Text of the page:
Comment from S. Weasel
Time: April 17, 2011, 11:54 am

Oh, Fentiman’s stuff is excellent. I made it a point to sample their whole range (rose lemonade is my favorite, I think).

But dandelion and burdock is a popular enough flavor that you can get the big plastic two liter bottles of generic.

Comment from Mrs. Hill
Time: April 17, 2011, 1:40 pm

I’m not sure whether to laugh – because it’s that popular – or cry. I’m staring at the label on a 9.3 oz bottle – 2 whole liters!?!11!! I’d be completely debauched.

Comment from Bob Mulroy
Time: April 17, 2011, 6:07 pm

I think I’ll stick with Orangina.


Comment from Uncle Monkey
Time: April 17, 2011, 6:07 pm

Reminds me of “roast ox crisps” from the Young Ones.

Go to 4:30 unless you want to hear some stellar alcohol related tunes from Madness. Good old Neil (Wheedon Watkins Pye), the quintessential hippy. Great show.

Fentiman’s shows up here from time to time – but not much. I’ve gotten the what is it – curious cola? And the lemonade.

You guys on that side of the pond had/like Strongbow (strong apple cider)? We have Ace here in CA, really nice on a hot day after working in the garden.

Comment from Sporadic Small Arms Fire
Time: April 20, 2011, 2:14 pm

Medlar Swill!

no experience of the Old Blightey can be complete without this ambrosia of the Tudors, the elixir of Plantagenets, the nocturnal secretion of Baldricks!
Carbonate it with the expulsion of iguana’s methane for that frothy, effervescent j’en a sais quoix. Garnish sparsely with ocelot’s nipples, starling’s crests, muntjac’s oysters and hedgehog ovaries. Earthy, organic, redolent of the whirling dervish armpit at Stonehenge this was the great fuel that coalesced the ragtag militia of Picts and Celts and Woads into the British Empire.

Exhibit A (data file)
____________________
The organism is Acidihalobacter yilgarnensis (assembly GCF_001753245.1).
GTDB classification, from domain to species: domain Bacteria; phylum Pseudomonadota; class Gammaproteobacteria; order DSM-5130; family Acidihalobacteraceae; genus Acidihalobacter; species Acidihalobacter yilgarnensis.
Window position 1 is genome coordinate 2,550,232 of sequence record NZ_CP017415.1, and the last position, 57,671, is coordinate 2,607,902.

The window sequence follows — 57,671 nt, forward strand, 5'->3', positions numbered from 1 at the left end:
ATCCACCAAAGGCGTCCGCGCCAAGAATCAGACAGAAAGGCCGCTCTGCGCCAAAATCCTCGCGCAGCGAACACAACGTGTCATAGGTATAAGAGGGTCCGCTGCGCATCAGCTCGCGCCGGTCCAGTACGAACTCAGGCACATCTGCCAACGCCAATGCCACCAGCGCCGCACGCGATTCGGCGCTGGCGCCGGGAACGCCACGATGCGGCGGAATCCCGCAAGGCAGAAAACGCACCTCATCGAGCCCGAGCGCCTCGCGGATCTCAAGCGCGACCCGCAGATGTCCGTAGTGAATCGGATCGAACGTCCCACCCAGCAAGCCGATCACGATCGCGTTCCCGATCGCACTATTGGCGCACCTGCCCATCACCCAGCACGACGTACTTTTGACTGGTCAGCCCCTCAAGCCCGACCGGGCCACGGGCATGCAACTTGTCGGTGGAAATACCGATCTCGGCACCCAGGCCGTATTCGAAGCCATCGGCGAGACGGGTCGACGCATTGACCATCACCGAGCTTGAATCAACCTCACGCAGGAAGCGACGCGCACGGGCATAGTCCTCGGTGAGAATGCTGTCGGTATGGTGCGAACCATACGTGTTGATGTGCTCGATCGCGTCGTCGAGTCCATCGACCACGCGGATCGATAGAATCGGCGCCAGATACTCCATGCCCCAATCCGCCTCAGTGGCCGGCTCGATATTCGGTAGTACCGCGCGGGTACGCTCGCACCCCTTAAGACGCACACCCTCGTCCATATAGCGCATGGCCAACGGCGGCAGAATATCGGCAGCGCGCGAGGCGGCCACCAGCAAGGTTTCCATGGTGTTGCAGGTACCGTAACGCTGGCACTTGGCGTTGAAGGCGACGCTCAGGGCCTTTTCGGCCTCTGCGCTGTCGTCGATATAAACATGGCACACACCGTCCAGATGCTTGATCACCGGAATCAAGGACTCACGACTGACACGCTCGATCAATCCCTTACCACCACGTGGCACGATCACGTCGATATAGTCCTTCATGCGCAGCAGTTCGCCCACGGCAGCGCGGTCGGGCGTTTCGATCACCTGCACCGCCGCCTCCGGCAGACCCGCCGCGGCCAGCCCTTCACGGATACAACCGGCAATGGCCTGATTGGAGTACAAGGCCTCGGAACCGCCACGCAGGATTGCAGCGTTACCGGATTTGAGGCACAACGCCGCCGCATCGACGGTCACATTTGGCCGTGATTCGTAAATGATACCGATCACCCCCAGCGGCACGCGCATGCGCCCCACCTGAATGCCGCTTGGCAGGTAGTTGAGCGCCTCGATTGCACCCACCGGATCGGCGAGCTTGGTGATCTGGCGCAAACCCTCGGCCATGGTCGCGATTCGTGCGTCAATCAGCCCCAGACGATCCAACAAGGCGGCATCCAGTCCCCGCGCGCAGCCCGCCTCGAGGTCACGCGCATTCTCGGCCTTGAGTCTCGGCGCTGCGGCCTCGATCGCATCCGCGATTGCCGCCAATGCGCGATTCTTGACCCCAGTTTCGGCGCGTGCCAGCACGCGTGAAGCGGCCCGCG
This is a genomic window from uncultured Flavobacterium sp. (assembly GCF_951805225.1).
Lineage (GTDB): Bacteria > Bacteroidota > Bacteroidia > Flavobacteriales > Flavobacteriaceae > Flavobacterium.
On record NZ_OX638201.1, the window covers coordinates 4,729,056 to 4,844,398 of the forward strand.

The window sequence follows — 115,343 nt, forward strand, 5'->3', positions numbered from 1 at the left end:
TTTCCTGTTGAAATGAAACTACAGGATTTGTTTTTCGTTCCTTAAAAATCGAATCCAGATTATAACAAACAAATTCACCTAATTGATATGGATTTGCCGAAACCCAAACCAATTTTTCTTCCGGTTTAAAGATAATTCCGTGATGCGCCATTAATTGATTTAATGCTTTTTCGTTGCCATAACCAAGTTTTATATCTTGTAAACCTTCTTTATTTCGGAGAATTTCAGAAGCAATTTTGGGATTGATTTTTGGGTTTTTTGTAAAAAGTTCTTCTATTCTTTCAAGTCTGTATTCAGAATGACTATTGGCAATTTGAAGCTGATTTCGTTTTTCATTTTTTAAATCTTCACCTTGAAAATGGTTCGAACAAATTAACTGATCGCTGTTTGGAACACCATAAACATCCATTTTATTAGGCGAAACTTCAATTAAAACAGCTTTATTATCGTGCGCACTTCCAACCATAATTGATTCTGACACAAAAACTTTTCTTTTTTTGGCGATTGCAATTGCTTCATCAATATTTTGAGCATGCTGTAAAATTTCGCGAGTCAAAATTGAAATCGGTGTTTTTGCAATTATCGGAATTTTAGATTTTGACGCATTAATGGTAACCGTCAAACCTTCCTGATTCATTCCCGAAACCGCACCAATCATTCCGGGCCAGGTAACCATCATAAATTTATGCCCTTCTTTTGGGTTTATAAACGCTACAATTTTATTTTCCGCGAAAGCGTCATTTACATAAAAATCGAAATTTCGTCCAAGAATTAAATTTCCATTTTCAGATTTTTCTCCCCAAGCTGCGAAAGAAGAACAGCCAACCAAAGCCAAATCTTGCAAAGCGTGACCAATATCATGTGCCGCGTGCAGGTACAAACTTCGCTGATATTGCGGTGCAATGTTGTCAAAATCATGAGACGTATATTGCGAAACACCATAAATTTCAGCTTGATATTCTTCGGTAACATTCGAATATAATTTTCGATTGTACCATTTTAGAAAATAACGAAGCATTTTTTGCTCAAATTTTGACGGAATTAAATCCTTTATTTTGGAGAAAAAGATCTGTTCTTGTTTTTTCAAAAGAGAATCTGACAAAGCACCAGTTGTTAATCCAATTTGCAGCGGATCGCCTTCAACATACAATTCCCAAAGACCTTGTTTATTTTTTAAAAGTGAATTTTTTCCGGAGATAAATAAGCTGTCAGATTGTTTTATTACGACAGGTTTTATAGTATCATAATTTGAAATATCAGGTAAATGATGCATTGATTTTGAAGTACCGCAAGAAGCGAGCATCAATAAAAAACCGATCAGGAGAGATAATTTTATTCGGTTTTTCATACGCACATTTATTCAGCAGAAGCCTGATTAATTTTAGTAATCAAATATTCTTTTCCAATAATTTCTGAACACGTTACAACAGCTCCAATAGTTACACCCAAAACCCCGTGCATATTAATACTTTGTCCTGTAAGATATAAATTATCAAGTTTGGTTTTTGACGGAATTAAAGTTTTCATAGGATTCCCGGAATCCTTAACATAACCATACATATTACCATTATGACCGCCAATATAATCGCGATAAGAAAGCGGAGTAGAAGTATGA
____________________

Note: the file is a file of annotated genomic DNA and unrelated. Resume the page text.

Bouillon cubes of Medlar are available from Boots in 5 gramme dosage that goes virtually unnoticed at airports.

“Like fugu and absinthe, the medlar’s metaphorical notoriety far exceeds its culinary significance. Its homely appearance gave rise to derisory nicknames such as “open-arse” in Tudor English and ” cul-de-chien” (“dog butt”) in French. Although bletting does not involve any pathogens or decay, the process has often been considered akin to rotting. Chaucer, in the prologue to “The Reeve’s Tale,” wrote that the medlar is not edible “til it be roten,” and Henry Phillips, in his “Pomarium Britannicum” (1821), deemed its ripening a “putrefactive fermentation.” D.H. Lawrence poignantly expressed this view when he called medlars “Wineskins of brown morbidity / … The distilled essence of hell / The exquisite odour of leave taking.””

(David Karp, Exotic taste of the past, LAT 16th of Decembre, 2010.) Find your own goddamn link.

Comment from Steve Skubinna
Time: April 23, 2011, 6:36 am

In Singapore for a few months, and they have Mark’s and Spencer’s here. Have to confess that I mainly hit them up for candies (Double Devon Toffees) and cookies – er, sorry, “biscuits.” I have bought bags of potato chips – damn it, “crisps” in various flavors, including curry. Mostly they serve to make me miss Tim’s Cascade Potato Chips from home.

Beverages made from weeds plucked from the roadside or scraped off the bottom of a lawn mower? None for me, thanks, you go ahead and enjoy.

Comment from EW1(SG)
Time: April 24, 2011, 12:08 pm

Huh. I rather like barley water. But then, I’ve always made my own so don’t know how it compares. Slice of lemon and a sprig of mint over ice in a tall glass…just the thing on a hot day.

Write a comment

(as if I cared)

(yeah. I'm going to write)

(oooo! you have a website?)

Beware: more than one link in a comment is apt to earn you a trip to the spam filter, where you will remain -- cold, frightened and alone -- until I remember to clean the trap. But, hey, without Akismet, we'd be up to our asses in...well, ass porn, mostly.

<< carry me back to ol' virginny